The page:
The news site of Santa Barbara City College.

The Channels

The news site of Santa Barbara City College.

The Channels

The news site of Santa Barbara City College.

The Channels

Tenant protections could be decent start for needy renters

The Channels Opinion Pages | STAFF COLUMN

Anyone who’s lucky enough to find a place to rent in Santa Barbara probably pays an arm and a leg for it too.

The Santa Barbara City Council did the right thing for renters and tenants at its March 21 meeting by acknowledging that capping rents is not the answer to the city’s housing crisis.

There’s still a lot of work to do though. Rent control was only one of five proposed solutions. The rest, which included mandating leases to last at least one year and requiring just-cause evictions, are still up in the air. The council decided to discuss those issues in detail at a later date.

It’s ridiculous that out-of-towners who find a job in Santa Barbara struggle to find small apartments for rent. Everyone who can find a job or enrollment here should be able to find a reasonable place to stay for a reasonable price.

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Should is the key word though. It assumes that Santa Barbara is just another city. Anyone who’s been here more than a day knows it isn’t. The views, the places and the people make it a virtual paradise.

And the price for paradise isn’t cheap. The average home in Santa Barbara goes for around $952,600, and rental rates settle in around $1,700 a month for single-bedroom apartments.

The sub-one-percent rental vacancy rate doesn’t help potential tenants either. The rate is the number of available houses out of the total rental stock in Santa Barbara.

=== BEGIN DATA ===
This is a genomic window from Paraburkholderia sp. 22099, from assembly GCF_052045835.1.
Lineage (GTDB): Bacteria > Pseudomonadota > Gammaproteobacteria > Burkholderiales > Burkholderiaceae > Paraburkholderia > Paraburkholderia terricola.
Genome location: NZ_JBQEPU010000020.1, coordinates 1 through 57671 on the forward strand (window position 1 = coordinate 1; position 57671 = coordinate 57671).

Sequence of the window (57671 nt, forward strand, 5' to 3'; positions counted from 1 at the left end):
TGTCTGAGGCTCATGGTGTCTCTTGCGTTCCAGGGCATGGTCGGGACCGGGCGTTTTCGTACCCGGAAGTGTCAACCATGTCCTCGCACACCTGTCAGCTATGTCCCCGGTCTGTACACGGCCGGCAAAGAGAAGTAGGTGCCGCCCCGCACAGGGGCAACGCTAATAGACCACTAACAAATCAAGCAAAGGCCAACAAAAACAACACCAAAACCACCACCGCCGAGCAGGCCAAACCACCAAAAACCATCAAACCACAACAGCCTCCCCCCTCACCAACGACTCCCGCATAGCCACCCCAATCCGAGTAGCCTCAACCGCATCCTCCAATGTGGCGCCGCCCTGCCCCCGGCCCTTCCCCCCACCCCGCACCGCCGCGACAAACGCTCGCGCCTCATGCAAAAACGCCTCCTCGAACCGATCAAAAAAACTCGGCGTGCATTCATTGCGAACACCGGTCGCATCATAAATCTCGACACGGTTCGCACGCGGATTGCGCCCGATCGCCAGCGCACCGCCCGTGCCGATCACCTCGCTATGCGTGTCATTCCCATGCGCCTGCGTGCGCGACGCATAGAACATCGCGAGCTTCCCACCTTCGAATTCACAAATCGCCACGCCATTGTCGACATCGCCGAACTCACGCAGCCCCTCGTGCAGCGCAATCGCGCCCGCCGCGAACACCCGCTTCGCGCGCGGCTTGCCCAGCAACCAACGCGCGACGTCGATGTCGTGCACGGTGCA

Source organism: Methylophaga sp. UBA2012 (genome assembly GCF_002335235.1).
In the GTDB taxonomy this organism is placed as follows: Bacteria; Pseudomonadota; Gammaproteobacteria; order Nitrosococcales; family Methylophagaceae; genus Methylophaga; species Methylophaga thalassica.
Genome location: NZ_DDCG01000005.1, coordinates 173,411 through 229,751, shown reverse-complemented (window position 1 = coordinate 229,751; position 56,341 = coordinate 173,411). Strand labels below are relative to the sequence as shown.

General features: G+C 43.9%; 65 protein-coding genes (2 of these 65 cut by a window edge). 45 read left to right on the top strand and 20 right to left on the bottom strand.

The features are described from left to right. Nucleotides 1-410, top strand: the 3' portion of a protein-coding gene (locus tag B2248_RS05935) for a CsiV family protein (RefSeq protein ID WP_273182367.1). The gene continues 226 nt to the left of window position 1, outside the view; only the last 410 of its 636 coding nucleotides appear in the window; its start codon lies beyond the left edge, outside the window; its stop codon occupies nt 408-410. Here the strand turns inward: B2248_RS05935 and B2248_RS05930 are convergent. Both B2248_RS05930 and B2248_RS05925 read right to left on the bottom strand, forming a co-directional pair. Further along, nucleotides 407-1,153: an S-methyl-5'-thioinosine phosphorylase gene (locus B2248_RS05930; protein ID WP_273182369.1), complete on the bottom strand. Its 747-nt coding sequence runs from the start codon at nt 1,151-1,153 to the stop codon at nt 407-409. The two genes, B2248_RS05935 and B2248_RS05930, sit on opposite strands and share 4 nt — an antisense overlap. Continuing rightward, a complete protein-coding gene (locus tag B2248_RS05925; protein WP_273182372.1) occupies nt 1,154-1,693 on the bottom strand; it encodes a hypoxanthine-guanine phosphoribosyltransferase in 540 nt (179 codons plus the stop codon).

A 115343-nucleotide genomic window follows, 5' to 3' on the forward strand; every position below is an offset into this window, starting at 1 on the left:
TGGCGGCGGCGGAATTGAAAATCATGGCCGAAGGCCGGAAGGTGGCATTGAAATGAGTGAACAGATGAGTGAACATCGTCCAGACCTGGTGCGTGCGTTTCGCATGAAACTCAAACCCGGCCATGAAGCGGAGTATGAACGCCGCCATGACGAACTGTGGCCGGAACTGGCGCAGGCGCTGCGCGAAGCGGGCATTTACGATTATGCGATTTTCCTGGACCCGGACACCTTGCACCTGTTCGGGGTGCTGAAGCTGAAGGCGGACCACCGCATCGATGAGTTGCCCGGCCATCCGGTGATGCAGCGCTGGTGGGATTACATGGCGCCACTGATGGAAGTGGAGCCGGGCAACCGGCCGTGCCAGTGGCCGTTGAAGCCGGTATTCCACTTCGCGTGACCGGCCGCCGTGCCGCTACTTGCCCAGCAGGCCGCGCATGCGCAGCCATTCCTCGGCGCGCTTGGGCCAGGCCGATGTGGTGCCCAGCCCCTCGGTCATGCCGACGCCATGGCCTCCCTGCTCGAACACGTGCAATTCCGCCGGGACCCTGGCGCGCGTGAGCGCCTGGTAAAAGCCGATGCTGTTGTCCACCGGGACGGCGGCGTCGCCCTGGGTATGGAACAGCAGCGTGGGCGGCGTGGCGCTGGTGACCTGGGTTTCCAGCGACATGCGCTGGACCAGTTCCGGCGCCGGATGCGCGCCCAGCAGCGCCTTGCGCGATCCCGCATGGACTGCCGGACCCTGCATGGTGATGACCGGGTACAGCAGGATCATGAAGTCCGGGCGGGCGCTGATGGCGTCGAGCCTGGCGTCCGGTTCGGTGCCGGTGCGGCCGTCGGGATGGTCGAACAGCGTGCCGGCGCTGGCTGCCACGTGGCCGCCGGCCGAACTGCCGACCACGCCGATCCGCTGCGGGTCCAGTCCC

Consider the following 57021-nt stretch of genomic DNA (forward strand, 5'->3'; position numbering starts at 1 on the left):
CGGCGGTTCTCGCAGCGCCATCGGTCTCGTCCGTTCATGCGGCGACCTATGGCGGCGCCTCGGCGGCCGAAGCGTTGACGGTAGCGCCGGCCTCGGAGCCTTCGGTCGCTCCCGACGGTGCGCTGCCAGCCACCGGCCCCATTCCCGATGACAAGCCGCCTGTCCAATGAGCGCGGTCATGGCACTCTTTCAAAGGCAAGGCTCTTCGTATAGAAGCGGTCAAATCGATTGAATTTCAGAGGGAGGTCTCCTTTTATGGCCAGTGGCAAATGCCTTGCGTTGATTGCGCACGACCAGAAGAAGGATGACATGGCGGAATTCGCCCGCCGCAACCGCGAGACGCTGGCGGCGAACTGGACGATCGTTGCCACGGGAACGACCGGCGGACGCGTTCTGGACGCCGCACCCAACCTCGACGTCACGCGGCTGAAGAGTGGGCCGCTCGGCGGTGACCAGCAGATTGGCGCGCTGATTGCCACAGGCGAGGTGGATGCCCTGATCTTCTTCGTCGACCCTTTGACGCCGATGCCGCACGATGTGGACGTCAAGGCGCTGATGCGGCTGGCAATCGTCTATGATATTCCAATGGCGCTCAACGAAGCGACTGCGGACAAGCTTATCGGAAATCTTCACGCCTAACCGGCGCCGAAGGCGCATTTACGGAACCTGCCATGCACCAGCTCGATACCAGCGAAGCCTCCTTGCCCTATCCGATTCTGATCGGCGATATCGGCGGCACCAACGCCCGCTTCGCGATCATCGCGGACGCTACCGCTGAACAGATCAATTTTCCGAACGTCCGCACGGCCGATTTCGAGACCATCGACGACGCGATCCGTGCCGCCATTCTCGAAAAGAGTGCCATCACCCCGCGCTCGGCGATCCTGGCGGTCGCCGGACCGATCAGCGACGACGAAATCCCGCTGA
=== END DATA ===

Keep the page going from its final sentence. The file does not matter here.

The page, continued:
Accepting the lease length and just-cause eviction requirements would be a step in the right direction, but they wouldn’t solve the underlying problem. They’re the ethical choice to address baseless evictions and promote housing stability, but they would eventually drive the vacancy rate even closer to zero.

They best way to raise the rate to an acceptable level and send prices back down is to increase the supply of homes in Santa Barbara. The city has already created several programs to accomplish this goal. The Average Unit-Size Density Incentive Program, which encourages developers to build affordable housing, and an implicit ban on some short-term vacation rentals are among them.

Only four units have been completed under the density incentive program since it launched in 2013, but more than 296 units have been approved. Another 490 are still waiting for approval. The program seems promising and well-intentioned but, for future employees and students looking to move to the city in the next few years, its progress is just a bit too slow.

Removing illegal vacation rentals could be a temporary answer. However, the city hasn’t done enough to enforce its zoning codes. A quick look at Air BnB Santa Barbara reveals more than 300 such rentals, most of which fall outside of the city’s designated vacation rental zones.

Although they’re technically illegal, the city forces renters to pay the Transient Occupancy Tax when the rentals should be converted back to long-term rentals.

The city would be much better off if the council decides to crack down on vacation rentals, further accelerate housing stock growth and provide tenants with basic protections.

For everyone’s sake, I hope it makes the right decision.

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